Any time I read a book about a box, or where there is a mystery box involved, I hope that the author is not tyring to recreate or ripoff Clive Barker's Hellraiser mythology. Thankfully, that is not the case here. Also, whenever I read a book about a box, I hope that Gwenyth Paltrow's head is not inside. On second though, I hope it is inside, because that means she will never make another movie again. (If you do not understand this reference, go see the move Seven. Now.) Alas, her head was not inside the box.
But I digress...
I will start off by saying, so there is no confusion, that I enjoyed this book and fully intend on reading the rest of the series. It is an easy 4 out of 5 stars, and would be 4.5 if that was an option
I read Brian Harmon's The Box over the course of a day or two. It started out a little slow, but, in my mind, the best horror stories always start out slow. If you jump into a story without proper world building, something important is always left out. Fortunately, it doesn't stay slow for long, as the mystery of the Box is quickly introduced. Now, I am a child of the eighties and nineties, and the first thing I was reminded of as the two main characters, Albert and Brandy, begin to explore the mystery of the box was the movie The Goonies (if you haven't seen The Goonies, go see it. Now). Though Albert and Brandy are older than the characters in the movie, and though there are only two characters at this point instead of six, this is what I felt. At its most basic, The Box is a story of two people blindly exploring a mysterious, creepy world introduced to them by the Box simply because it is human nature to want to understand and unravel the mysteries set before them. Before they know it they find themselves set upon by both their own emotions and doubts as well as the denizens of the world they have discovered. Their challenges are both psychological and physical and drive them to the brink of sanity.
In the end... well, that is one of my two problems with the book. First, since this is only part one of a six book series, and since it is only a 50,000 word long novella and not a full book, this particular volume was created as a starting point. As a teaser. There is adventure, and it is a good ride, but nothing is accomplished. Sure, there is character evolution, a very important ingredient, but there is no real end. It's like reading the Wizard of Oz and the movie stopping when they reach the Emerald City; the ride has been fun, but the end is not there. Don't get me wrong... there is an end to the story, and a logical end to it, but it felt like the end of part one of a longer book. But that's the point, I guess, to novelized novellas/books... to give the reader reason to buy the next. Again, don't get me wrong, the reader gets their money's worth from the book. I didn't feel cheated. Just don't expect an end that wraps everything up nicely. Many more questions are created than answered when the book finally ends.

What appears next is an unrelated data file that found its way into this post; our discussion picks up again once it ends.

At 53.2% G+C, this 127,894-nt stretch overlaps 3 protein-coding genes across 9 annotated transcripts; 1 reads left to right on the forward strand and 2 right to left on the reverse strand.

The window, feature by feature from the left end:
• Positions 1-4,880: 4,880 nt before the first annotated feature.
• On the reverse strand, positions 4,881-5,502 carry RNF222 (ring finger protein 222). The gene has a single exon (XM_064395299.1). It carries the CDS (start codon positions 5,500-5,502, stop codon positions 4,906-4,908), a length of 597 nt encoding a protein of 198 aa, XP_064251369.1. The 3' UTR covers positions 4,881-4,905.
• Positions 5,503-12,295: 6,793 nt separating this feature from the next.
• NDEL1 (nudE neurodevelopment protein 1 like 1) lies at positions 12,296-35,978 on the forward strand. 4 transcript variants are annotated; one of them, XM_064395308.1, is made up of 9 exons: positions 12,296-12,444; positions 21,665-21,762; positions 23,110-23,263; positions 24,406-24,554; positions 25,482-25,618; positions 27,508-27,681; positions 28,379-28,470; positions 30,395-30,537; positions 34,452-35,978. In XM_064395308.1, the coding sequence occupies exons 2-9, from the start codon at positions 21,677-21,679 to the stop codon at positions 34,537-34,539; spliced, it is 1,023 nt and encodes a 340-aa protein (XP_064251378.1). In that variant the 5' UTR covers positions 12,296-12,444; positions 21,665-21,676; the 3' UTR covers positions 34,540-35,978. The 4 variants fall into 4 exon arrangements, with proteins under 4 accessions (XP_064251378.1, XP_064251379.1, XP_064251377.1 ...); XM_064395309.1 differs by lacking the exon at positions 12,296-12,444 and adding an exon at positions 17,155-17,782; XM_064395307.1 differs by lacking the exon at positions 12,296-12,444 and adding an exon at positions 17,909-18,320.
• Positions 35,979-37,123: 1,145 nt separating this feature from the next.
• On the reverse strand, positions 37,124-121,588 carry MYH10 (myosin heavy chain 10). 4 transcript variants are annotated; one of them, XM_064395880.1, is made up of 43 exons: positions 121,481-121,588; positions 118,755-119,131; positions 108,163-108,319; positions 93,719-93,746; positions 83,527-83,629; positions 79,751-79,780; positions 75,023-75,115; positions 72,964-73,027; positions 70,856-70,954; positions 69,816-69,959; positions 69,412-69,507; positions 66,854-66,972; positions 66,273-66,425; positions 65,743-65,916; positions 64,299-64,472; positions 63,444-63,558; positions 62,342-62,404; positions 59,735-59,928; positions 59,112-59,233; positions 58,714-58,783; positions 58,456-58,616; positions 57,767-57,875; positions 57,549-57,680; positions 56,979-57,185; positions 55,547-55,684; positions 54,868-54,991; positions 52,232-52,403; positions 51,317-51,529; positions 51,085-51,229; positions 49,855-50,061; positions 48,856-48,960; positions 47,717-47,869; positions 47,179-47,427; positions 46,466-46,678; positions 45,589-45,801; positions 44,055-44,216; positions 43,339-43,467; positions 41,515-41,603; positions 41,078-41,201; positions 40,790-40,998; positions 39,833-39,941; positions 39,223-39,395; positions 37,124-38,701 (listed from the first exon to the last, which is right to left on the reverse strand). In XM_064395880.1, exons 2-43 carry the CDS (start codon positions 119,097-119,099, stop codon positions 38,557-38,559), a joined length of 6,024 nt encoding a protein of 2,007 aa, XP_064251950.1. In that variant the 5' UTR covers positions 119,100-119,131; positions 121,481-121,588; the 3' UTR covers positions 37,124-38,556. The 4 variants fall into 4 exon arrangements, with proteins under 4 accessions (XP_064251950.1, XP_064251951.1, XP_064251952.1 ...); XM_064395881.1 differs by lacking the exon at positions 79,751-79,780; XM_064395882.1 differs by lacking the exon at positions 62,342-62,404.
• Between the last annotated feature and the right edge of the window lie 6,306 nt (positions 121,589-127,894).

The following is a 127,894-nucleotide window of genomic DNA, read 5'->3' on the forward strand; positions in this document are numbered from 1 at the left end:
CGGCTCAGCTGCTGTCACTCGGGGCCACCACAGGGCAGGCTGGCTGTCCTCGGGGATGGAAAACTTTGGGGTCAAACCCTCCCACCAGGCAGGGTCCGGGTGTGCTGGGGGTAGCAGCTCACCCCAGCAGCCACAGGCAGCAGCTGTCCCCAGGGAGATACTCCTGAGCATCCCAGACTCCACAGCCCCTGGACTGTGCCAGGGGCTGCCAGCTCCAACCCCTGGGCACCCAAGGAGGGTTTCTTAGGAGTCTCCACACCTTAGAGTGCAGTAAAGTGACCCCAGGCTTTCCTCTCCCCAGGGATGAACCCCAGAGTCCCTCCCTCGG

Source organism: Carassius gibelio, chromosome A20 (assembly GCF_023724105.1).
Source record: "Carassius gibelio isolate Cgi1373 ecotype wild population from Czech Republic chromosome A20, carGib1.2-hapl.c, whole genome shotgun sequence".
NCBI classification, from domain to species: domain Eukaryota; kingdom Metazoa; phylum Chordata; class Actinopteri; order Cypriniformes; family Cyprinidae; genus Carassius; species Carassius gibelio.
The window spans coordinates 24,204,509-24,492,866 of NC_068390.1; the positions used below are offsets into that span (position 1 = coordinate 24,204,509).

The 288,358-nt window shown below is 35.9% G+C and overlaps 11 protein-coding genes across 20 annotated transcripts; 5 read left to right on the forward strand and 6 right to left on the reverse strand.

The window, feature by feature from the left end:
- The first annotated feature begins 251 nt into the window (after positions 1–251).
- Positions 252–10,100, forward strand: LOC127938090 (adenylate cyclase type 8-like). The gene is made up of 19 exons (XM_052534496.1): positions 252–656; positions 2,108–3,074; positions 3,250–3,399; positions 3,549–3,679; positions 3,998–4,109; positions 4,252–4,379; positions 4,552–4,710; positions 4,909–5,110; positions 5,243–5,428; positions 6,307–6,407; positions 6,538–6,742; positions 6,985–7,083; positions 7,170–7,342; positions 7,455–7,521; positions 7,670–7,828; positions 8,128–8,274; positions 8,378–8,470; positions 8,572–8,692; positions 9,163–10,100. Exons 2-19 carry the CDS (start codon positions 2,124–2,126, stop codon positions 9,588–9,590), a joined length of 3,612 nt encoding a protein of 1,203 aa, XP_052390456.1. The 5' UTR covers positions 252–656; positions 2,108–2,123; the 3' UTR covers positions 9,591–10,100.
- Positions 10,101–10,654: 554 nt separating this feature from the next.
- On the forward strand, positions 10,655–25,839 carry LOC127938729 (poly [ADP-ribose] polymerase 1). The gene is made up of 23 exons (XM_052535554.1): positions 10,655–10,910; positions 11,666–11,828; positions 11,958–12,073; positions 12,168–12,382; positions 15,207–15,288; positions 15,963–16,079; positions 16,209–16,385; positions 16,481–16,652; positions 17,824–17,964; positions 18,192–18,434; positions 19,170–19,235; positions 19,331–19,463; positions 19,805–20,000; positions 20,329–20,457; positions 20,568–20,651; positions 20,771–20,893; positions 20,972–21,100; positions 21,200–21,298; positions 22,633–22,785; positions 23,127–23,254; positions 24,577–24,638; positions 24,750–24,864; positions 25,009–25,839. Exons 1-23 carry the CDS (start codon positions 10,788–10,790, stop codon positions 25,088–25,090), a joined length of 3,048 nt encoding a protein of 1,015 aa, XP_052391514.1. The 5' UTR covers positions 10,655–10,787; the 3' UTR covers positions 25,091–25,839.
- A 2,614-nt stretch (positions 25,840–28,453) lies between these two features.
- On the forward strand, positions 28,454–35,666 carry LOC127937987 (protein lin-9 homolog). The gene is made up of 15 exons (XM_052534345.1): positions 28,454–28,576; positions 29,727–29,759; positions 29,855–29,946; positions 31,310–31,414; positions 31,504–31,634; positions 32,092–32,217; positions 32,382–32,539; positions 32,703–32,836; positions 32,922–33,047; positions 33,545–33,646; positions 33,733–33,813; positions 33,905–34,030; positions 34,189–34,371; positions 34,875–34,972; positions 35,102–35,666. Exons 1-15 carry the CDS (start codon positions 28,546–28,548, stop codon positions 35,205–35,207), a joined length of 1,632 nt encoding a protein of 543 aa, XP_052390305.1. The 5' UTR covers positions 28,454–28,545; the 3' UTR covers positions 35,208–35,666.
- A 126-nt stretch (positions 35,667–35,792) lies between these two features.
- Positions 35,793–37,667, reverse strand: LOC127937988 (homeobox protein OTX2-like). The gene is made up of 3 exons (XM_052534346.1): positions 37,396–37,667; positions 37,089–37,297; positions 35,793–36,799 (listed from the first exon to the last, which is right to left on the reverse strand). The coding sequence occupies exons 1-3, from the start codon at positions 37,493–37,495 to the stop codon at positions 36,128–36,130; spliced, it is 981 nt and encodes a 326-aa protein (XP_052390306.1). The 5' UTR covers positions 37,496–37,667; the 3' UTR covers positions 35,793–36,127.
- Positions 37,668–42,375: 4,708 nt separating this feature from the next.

And my second issues, and this is minor, is that I wish that the author had given more of the mythology surrounding the world he created. Everything is faceless and nameless, both literally and figuratively, and while the writing is excellent and the story is intense, evoking all sorts of emotions (like horror is supposed to), I wish more of the history and mythology had somehow been explored more so this vivid, disturbing world could be defined a little more.
So, in conclusion (yeah, I know, sounds like a term paper), The Box was a great read. Tense, fun, creepy, with likable main characters and enough mysteries to keep you turning the pages. I look forward to the rest of the series.